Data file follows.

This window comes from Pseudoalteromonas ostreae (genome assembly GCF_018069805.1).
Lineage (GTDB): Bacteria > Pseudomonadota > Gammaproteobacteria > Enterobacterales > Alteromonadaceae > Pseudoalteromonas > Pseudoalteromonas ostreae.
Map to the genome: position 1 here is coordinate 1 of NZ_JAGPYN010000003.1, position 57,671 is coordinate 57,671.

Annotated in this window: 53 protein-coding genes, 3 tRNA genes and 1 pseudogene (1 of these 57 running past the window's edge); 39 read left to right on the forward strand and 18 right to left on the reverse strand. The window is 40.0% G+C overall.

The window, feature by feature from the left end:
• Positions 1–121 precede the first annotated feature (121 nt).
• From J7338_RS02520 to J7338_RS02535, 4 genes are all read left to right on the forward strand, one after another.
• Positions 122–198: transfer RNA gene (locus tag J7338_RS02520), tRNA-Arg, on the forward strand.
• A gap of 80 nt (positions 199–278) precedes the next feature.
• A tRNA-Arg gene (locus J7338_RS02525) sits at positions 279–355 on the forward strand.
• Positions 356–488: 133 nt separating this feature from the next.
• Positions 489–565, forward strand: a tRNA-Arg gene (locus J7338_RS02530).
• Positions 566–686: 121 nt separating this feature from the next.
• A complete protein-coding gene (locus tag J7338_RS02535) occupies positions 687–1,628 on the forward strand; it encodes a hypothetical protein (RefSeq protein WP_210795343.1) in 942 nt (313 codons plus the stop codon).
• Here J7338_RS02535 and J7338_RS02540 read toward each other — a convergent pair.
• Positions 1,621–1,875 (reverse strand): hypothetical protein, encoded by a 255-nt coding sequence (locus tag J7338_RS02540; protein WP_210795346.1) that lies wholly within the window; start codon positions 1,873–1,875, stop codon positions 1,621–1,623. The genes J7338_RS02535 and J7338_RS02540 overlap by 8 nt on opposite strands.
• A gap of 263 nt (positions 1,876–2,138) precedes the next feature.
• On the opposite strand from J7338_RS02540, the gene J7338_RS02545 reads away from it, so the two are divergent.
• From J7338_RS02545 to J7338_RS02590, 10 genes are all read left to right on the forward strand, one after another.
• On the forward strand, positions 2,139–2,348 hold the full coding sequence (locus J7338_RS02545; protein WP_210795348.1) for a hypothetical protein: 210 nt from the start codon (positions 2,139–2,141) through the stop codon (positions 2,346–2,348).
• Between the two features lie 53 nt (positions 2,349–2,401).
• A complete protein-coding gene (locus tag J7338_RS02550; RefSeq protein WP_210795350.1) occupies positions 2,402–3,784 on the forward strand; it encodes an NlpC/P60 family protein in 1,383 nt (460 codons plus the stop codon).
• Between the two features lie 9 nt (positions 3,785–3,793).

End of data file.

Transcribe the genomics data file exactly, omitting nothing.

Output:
This window comes from Pseudoalteromonas ostreae (genome assembly GCF_018069805.1).
Lineage (GTDB): Bacteria > Pseudomonadota > Gammaproteobacteria > Enterobacterales > Alteromonadaceae > Pseudoalteromonas > Pseudoalteromonas ostreae.
Map to the genome: position 1 here is coordinate 1 of NZ_JAGPYN010000003.1, position 57,671 is coordinate 57,671.

Annotated in this window: 53 protein-coding genes, 3 tRNA genes and 1 pseudogene (1 of these 57 running past the window's edge); 39 read left to right on the forward strand and 18 right to left on the reverse strand. The window is 40.0% G+C overall.

The window, feature by feature from the left end:
• Positions 1–121 precede the first annotated feature (121 nt).
• From J7338_RS02520 to J7338_RS02535, 4 genes are all read left to right on the forward strand, one after another.
• Positions 122–198: transfer RNA gene (locus tag J7338_RS02520), tRNA-Arg, on the forward strand.
• A gap of 80 nt (positions 199–278) precedes the next feature.
• A tRNA-Arg gene (locus J7338_RS02525) sits at positions 279–355 on the forward strand.
• Positions 356–488: 133 nt separating this feature from the next.
• Positions 489–565, forward strand: a tRNA-Arg gene (locus J7338_RS02530).
• Positions 566–686: 121 nt separating this feature from the next.
• A complete protein-coding gene (locus tag J7338_RS02535) occupies positions 687–1,628 on the forward strand; it encodes a hypothetical protein (RefSeq protein WP_210795343.1) in 942 nt (313 codons plus the stop codon).
• Here J7338_RS02535 and J7338_RS02540 read toward each other — a convergent pair.
• Positions 1,621–1,875 (reverse strand): hypothetical protein, encoded by a 255-nt coding sequence (locus tag J7338_RS02540; protein WP_210795346.1) that lies wholly within the window; start codon positions 1,873–1,875, stop codon positions 1,621–1,623. The genes J7338_RS02535 and J7338_RS02540 overlap by 8 nt on opposite strands.
• A gap of 263 nt (positions 1,876–2,138) precedes the next feature.
• On the opposite strand from J7338_RS02540, the gene J7338_RS02545 reads away from it, so the two are divergent.
• From J7338_RS02545 to J7338_RS02590, 10 genes are all read left to right on the forward strand, one after another.
• On the forward strand, positions 2,139–2,348 hold the full coding sequence (locus J7338_RS02545; protein WP_210795348.1) for a hypothetical protein: 210 nt from the start codon (positions 2,139–2,141) through the stop codon (positions 2,346–2,348).
• Between the two features lie 53 nt (positions 2,349–2,401).
• A complete protein-coding gene (locus tag J7338_RS02550; RefSeq protein WP_210795350.1) occupies positions 2,402–3,784 on the forward strand; it encodes an NlpC/P60 family protein in 1,383 nt (460 codons plus the stop codon).
• Between the two features lie 9 nt (positions 3,785–3,793).